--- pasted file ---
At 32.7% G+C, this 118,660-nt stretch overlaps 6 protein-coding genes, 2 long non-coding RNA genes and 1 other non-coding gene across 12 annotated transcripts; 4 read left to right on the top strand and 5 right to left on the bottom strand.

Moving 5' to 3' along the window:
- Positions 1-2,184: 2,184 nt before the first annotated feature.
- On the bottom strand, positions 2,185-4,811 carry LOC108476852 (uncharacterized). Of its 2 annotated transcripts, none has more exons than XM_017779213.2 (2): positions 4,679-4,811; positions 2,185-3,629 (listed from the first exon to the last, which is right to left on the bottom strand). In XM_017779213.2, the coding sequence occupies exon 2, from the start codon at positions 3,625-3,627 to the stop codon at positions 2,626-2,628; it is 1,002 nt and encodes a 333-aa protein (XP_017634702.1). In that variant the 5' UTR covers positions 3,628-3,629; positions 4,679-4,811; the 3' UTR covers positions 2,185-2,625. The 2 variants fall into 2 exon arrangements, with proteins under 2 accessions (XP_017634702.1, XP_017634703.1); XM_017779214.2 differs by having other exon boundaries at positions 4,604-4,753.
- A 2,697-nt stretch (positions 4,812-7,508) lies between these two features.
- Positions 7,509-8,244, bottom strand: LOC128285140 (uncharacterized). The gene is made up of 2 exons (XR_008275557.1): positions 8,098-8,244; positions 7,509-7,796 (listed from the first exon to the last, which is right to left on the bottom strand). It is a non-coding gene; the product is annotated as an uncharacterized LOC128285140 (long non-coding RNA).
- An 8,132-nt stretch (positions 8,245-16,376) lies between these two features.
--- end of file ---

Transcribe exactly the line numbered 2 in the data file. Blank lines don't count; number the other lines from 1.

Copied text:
Moving 5' to 3' along the window: